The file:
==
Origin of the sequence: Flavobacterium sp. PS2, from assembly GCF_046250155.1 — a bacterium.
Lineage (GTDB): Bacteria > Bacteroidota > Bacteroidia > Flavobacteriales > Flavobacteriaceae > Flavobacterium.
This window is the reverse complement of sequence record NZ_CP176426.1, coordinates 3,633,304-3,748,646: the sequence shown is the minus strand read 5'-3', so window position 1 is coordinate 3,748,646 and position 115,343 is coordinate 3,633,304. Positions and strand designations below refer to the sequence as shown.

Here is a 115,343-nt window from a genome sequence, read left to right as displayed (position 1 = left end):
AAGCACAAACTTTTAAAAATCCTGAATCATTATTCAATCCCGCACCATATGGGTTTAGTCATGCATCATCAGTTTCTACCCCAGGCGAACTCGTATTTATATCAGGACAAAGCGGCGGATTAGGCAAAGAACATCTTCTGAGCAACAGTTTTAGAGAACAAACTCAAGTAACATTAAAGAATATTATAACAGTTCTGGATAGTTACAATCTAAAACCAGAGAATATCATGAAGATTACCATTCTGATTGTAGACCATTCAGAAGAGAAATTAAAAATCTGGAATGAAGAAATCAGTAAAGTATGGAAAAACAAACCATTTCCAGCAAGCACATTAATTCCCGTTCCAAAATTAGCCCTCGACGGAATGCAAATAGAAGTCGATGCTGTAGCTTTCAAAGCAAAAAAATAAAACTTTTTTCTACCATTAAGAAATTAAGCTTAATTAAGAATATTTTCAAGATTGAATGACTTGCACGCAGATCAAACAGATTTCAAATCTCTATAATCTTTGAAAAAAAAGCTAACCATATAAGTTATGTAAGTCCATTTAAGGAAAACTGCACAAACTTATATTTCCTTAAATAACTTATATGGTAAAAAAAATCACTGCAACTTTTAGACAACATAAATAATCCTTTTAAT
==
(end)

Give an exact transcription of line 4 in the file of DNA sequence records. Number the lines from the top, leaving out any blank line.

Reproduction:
Here is a 115,343-nt window from a genome sequence, read left to right as displayed (position 1 = left end):